The image you see here is a drawing of a stunning Chevrolet El Camino by George Camp, who produced this drawing in April of 1967 in hopes of convincing GM to build a California-inspired El Camino concept.
Camp was assigned to the Chevrolet El Camino project back in 1964, beginning his long-running design career at General Motors. As a stylist for the El Camino, he was particularly proud of the 1968-1972 models, which were easily distinguished by a unique character line that featured broad flowing sail panels that tapered into a thin line towards the stern.
The concept El Camino features a nose that is very much reminiscent of the 1959-era Corvette Stingray Prototype, complete with a rather long nose. The rather small cockpit is sandwiched between a set of unique, forward-leaning sail panels that double as B-pillars, along with a removable roof panel, to boot.
Behind the cockpit sits a long bed, made possible by a long rear end. And would you just look at that rear overhang! One notable design trait is a louvre integrated into the bottom end of the sail panel, creating a unique character line that tapers at the rear.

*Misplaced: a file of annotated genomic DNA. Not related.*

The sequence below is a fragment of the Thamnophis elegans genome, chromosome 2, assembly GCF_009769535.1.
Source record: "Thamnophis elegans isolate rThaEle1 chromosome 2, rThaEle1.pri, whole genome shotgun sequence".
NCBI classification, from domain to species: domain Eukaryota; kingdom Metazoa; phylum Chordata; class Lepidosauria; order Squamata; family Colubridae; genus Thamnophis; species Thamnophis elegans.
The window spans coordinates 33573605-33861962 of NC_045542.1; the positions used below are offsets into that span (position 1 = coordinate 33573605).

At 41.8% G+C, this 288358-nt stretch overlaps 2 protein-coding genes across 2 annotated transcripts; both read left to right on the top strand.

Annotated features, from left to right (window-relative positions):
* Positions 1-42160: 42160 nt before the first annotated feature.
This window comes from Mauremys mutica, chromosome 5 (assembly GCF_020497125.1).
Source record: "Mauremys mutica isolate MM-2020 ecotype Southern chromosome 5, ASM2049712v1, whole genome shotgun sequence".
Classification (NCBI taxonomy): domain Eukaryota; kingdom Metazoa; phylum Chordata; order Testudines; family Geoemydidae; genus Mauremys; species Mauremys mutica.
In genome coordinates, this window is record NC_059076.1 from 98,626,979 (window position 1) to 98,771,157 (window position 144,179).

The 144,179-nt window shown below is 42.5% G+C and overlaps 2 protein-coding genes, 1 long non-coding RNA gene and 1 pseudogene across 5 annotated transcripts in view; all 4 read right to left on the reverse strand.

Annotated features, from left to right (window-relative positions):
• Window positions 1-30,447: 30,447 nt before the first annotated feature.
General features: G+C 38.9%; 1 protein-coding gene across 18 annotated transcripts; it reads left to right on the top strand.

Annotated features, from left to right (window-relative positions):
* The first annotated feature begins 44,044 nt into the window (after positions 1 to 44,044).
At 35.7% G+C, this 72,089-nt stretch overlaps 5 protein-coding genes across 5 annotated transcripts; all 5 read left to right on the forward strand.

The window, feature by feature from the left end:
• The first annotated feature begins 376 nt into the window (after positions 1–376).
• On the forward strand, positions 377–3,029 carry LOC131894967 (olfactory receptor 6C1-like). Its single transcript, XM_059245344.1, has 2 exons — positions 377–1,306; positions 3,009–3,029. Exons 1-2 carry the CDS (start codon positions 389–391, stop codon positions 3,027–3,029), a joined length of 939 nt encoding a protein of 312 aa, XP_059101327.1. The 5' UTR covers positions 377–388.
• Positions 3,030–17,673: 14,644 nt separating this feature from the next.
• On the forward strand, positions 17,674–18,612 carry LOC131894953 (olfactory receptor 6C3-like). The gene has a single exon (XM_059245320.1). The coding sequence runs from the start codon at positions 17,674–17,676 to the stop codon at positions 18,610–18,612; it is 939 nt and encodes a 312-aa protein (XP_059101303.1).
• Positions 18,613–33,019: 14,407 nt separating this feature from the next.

This piece wasn’t all about the car, as Camp used items and people to communicate an interesting message pertaining to the easy-going lifestyle associated with the automobile and with California. The drawing shows a blonde male driver wearing a tank top and sunglasses, while the female – also blonde – is seen in a bikini and bare feet. The dress of the duo alone seems to suggest that the pair has just spent the day at the beach, while the reflective blue of the vehicle also emits a feeling of sunshine and the ocean.
Then there’s the surfboard placed in the back of the conceptual El Camino. The board’s color almost matches the playful tone of the car, while the surfboard’s positioning helps emphasize the elongated appearance of the El Camino’s graceful body.
According to those familiar with this piece, Camp’s goal was to build interest in the sketch at various auto shows in order for GM to consider it for production. Alas, the beauty never made it into a concept stage, let alone into an actual vehicle.
Dated 1967, this drawing was removed from a General Motors office and acquired by the Cooper Hewitt Smithsonian Design Museum in 2017 via a “museum purchase through gift of Paul Herzan and from the General Acquisitions Endowment Fund.”
The medium of the piece is colored pencil and marker on paper. It is now part of the museum’s Drawings, Prints, and Graphic Design department.